In making 101 Dalmatians Walt Disney chose to use a new Xerox process that resulted in a rougher style that probably aided in creating the hard edges of Cruella De Vil's appearance and the dark mood of the film as the search for the puppies commences. Seen below is an early color model cel of Cruella De Vil created by Marc Davis during his development process of the character for 101 Dalmatians. They were used to determine the final color styling for Cruella throughout the film.
Marc Davis, one of Walt Disney's legendary 'nine old men' of animation, was the only artist to work exclusively on Cruella throughout the entire film. This image was graciously revealed by Marc's widow, Alice Estes Davis, a Disney legend in her own right.
The picture quality of 101 Dalmatians: Two-Disc Platinum Edition is very good. The digitally restored and remastered video provides a nicely defined image and the colors are fairly bright. The restoration has eliminated any signs of age, delivering a picture that looks like it could have been drawn last year.
The sound has been redone in Dolby Digital 5.1 home theater track as well as remastered in the film's original 1.0 monaural. Again, the Dolby Digital 5.1 track sounds like it could have been done last year. While the soundtrack won't exactly boom out of your home theater speakers, the sound is more than acceptable.
101 Dalmatians: Two-Disc Platinum Edition is packed with special features. Disc one contains two sets of pop-up trivia notes, one called "101 Pop-up Trivia Facts for the Family" and the other "101 Pop-up Trivia Facts for the Fan." The track for the family provides information on the differences between the book and the movie, while the one for the fan delves a little deeper into behind-the-scenes material. Then there is an all-new music video, "Cruella De Vil," performed by Disney Channel star Selena Gomez. I could have done without that, but young people will probably enjoy it.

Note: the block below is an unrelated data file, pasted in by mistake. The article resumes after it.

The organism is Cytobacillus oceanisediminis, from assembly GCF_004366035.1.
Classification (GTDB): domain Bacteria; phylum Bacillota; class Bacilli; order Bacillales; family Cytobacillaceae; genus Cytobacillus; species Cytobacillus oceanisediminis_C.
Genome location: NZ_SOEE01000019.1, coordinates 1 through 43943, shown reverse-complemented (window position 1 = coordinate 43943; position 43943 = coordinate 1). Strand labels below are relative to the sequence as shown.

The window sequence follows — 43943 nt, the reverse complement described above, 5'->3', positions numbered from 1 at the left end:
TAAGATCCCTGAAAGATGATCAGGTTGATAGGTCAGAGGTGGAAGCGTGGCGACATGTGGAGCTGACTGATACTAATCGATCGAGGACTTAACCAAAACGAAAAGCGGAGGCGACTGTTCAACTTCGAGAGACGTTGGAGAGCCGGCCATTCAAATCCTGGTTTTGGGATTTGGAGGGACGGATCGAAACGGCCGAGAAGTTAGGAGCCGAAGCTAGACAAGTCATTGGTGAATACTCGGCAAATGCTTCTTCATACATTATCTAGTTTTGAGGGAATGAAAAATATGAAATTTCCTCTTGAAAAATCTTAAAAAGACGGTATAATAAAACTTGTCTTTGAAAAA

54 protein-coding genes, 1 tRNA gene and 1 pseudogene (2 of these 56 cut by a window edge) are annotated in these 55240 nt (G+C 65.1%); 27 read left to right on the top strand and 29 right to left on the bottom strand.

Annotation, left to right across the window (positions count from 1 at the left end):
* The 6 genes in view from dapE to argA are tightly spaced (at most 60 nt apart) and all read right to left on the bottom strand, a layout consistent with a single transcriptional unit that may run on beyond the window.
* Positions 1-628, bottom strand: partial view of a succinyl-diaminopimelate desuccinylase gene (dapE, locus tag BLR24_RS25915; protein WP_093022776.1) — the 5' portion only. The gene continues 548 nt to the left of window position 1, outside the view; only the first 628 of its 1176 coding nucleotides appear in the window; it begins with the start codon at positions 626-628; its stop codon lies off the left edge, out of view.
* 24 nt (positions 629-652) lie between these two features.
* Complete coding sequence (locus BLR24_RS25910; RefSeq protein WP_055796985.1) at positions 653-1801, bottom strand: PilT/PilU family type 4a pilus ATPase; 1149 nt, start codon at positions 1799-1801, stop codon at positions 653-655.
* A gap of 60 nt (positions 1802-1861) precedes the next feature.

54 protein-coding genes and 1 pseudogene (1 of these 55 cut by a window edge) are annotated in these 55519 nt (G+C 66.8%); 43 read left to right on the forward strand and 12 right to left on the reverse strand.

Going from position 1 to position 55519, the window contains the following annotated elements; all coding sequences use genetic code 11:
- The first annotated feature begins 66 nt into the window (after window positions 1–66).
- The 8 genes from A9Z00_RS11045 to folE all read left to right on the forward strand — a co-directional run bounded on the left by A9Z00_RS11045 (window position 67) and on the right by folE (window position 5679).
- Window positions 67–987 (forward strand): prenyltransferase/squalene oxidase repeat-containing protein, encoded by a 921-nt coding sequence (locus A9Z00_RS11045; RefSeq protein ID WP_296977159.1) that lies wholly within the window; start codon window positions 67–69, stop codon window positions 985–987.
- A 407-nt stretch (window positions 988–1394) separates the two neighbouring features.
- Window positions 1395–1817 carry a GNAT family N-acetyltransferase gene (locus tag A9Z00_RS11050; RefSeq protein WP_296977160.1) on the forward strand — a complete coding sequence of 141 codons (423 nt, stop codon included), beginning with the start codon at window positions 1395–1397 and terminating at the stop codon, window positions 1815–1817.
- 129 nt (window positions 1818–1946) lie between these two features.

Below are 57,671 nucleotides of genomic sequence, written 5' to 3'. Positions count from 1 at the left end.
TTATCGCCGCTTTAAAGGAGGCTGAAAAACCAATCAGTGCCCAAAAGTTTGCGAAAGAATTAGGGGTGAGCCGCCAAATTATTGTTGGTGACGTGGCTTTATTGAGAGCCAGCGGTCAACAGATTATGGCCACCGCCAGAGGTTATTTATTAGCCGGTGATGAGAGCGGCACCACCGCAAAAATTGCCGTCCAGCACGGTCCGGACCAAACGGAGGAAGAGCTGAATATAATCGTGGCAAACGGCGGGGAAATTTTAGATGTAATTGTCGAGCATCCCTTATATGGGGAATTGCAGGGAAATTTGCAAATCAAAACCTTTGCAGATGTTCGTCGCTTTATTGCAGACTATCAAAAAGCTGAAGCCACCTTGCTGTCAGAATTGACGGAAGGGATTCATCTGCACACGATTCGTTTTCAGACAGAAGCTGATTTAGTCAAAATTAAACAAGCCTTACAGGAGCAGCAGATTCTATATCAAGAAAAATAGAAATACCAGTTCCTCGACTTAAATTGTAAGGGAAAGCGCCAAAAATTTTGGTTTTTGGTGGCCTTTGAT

Disc two contains: "Games and Activities," "Music and More," and "Backstage Disney." Under "Games and Activities, we get two versions of "Disney's Virtual Dalmatians," one a DVD-ROM item and the other a set-top sampler. In either case you get to pick a puppy and train it to do various things. Next is "Puppy Profiler," wherein you answer questions about yourself to see what kind of pet would best suit you. And third, there is the "101 Dalmatians Fun With Language Game," designed to help very young kids learn new words and numbers.
"Music and More" includes about thirty-four minutes' worth of deleted songs, some of them abandoned by Disney, some of them alternate takes.
In "Backstage Disney," there is a thirty-four-minute documentary, "Redefining The Line: The Making of 101 Dalmatians." It presents the views of animators and filmmakers on the subject of the film. After that are a pair of featurettes, "Cruella De Vil: Drawn To Be Bad," seven minutes on the famous villainess; and "Sincerely Yours, Walt Disney," twelve minutes recreating the correspondence Disney conducted with author Dodie Smith before and during the film's production. Lastly, there are seven trailers, radio, and TV spots; seven separate art galleries for such things as "Visual Development, "Character Design," and "Production Photos."